Entries in Chest Pains (2)


Unrecognized Heart Attacks Common, Deadly

iStockphoto/Thinkstock(BETHESDA, Md.) -- For every heart attack that strikes with chest pain, shortness of breath and nausea, almost two more slide under the radar among older adults, a new study found.

The imaging study of 936 elderly men and women in Iceland found 17 percent had signs of an unrecognized heart attack: a blood vessel blockage that scarred the heart, according to MRI images, without sparking the symptoms that land patients in the hospital. Less than 10 percent of study participants had a heart attack with recognizable symptoms.

"The fact that there were more people with unrecognized heart attacks than recognized heart attacks suggests it's a big problem," said study author Dr. Andrew Arai of the Bethesda Md.-based National Blood, Heart and Lung Institute, a division of the National Institutes of Health.

But the problem gets bigger. Unrecognized heart attacks are almost as deadly as "full-blown" symptomatic ones, Arai said. Of the 157 people whose heart attacks went unnoticed, 44 died within eight years of follow-up.

"I think doctors need to be looking more carefully for this," said Arai, whose study was published Tuesday in the Journal of the American Medical Association. "And maybe we should be treating these people a little more aggressively. If someone we know had a heart attack, we work twice as hard to lower their cholesterol."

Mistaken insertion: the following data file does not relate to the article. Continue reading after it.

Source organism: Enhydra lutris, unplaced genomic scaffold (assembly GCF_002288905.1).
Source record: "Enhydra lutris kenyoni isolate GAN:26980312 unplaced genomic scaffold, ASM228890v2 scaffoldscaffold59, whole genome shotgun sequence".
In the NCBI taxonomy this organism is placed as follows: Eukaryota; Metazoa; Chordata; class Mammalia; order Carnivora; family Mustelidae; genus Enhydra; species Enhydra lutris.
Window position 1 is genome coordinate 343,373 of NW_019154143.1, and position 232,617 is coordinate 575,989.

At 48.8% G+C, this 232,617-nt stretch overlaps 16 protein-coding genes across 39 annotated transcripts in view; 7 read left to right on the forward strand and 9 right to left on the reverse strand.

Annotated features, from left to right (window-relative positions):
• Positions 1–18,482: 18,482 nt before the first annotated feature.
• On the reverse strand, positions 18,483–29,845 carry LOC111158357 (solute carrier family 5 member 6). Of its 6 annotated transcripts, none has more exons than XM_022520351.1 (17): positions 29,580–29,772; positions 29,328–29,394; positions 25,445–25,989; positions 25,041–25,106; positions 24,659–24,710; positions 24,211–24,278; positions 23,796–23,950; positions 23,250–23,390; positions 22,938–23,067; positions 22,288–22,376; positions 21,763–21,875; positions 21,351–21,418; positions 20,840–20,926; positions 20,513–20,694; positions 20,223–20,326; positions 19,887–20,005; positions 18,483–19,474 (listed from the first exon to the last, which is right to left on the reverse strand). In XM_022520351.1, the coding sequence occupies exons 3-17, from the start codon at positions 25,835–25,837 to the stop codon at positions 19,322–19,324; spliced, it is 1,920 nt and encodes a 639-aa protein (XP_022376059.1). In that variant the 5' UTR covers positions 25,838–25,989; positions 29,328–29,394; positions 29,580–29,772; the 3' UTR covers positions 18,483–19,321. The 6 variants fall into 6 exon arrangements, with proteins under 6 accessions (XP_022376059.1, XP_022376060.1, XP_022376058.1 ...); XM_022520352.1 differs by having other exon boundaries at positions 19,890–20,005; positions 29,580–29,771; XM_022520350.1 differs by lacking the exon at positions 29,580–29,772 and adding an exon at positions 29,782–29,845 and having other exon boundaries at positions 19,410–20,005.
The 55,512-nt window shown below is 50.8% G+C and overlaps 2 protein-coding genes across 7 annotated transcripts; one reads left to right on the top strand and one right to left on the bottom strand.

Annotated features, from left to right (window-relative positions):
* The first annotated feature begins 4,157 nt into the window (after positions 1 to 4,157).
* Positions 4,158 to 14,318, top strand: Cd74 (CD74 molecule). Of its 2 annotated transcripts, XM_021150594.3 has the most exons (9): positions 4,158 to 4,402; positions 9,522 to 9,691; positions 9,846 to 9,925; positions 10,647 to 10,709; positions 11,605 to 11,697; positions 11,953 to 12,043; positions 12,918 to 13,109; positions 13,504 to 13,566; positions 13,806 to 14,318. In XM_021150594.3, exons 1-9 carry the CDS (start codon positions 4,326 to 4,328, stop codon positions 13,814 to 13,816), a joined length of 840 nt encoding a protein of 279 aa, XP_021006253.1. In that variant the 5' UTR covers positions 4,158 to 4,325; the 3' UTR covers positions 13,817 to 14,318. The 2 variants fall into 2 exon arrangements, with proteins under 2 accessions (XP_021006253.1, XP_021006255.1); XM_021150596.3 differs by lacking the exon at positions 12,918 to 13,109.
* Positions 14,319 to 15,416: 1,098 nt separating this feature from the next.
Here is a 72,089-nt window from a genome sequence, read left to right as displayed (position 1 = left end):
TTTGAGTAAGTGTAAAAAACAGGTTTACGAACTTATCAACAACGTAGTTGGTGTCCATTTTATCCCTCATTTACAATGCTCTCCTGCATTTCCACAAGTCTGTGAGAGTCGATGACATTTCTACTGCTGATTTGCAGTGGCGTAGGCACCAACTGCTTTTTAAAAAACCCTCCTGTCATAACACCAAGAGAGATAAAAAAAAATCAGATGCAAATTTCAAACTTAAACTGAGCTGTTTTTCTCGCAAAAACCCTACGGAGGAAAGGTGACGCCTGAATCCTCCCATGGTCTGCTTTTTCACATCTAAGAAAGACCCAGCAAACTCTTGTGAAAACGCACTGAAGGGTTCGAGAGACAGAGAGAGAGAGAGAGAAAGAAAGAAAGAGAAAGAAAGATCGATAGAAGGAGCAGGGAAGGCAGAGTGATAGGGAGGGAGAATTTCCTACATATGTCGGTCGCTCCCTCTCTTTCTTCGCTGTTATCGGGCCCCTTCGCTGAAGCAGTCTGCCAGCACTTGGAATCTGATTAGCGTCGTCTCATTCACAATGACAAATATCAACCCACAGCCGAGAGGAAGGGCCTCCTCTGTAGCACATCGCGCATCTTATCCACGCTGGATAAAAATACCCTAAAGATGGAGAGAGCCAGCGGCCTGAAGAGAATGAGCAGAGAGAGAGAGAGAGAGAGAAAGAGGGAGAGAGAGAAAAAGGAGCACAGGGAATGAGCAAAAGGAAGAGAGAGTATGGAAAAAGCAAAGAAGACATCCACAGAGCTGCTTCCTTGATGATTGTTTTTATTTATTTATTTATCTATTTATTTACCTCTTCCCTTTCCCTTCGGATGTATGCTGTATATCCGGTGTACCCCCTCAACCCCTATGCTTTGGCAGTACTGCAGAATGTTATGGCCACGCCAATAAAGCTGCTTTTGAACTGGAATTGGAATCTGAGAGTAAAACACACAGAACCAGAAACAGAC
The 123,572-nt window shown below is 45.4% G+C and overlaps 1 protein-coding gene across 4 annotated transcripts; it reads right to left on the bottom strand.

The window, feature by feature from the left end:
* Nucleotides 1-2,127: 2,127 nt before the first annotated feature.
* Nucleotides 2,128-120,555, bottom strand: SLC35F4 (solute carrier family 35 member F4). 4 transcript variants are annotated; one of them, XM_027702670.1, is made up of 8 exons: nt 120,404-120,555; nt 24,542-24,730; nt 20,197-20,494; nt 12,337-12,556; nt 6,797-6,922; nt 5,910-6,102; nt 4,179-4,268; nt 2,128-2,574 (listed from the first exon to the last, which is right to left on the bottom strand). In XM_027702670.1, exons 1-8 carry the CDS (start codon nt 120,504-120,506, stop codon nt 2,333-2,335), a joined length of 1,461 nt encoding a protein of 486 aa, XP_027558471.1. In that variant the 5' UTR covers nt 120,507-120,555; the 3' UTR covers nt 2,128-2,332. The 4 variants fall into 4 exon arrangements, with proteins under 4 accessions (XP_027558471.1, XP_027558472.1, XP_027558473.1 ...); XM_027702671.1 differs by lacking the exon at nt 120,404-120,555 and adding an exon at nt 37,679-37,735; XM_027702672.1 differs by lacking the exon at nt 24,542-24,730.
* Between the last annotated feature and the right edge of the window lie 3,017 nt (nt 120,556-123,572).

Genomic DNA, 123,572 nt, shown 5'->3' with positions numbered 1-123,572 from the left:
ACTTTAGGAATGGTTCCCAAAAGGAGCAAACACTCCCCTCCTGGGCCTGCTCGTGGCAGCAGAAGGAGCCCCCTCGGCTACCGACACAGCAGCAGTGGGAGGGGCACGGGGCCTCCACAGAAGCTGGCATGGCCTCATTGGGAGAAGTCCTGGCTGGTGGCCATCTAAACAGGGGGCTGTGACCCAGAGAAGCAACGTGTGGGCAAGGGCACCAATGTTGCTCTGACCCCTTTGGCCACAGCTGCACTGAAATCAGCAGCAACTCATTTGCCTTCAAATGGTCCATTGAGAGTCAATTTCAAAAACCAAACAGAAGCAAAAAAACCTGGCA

Arai said about half of patients who had evidence of an unrecognized heart attack recalled having symptoms they chalked up to the flu or indigestion at the time.

"But the other half had no idea," he said, adding that patients are often surprised to hear their hearts have been damaged. "Maybe it happened in their sleep. Or in people with diabetes, maybe they just didn't feel it."

Roughly 28 percent of the study participants had diabetes, which can cause nerve damage that blocks the warning signs of a heart attack, said Dr. Martha Grogan, a cardiologist at the Mayo Clinic in Rochester, Minn., who was not involved in the study.

"Diabetics often have atypical symptoms or none at all," Grogan said, stressing that the elderly and largely diabetic Icelandic study population -- 60 percent of whom smoked -- are not representative of the greater population.

But even in the greater population, Grogan added, "Heart attack symptoms are often vague and start out slowly."

"It's not like the Hollywood heart attack, where someone grabs their chest as they fall to the ground," she said. "Some people think they have a bad case of the flu, they feel achy and run-down. Some people think they have heartburn."

Because damage from unrecognized heart attacks can only be detected by pricy MRI scans and can't be undone, preventing the damage is key, according to Grogan.

"If you think you might be having a heart attack, err on the side of getting checked out," Grogan said, adding that blood tests can quickly detect the signs of a heart attack, and medications can restore blood blow and prevent irreversible harm.

"Don't feel silly or feel like you're imposing. If you go to the emergency room and it's not a heart attack, trust me, everyone will be happy."

Copyright 2012 ABC News Radio


Stem Cell Injections into the Heart Could Stave Off Chest Pain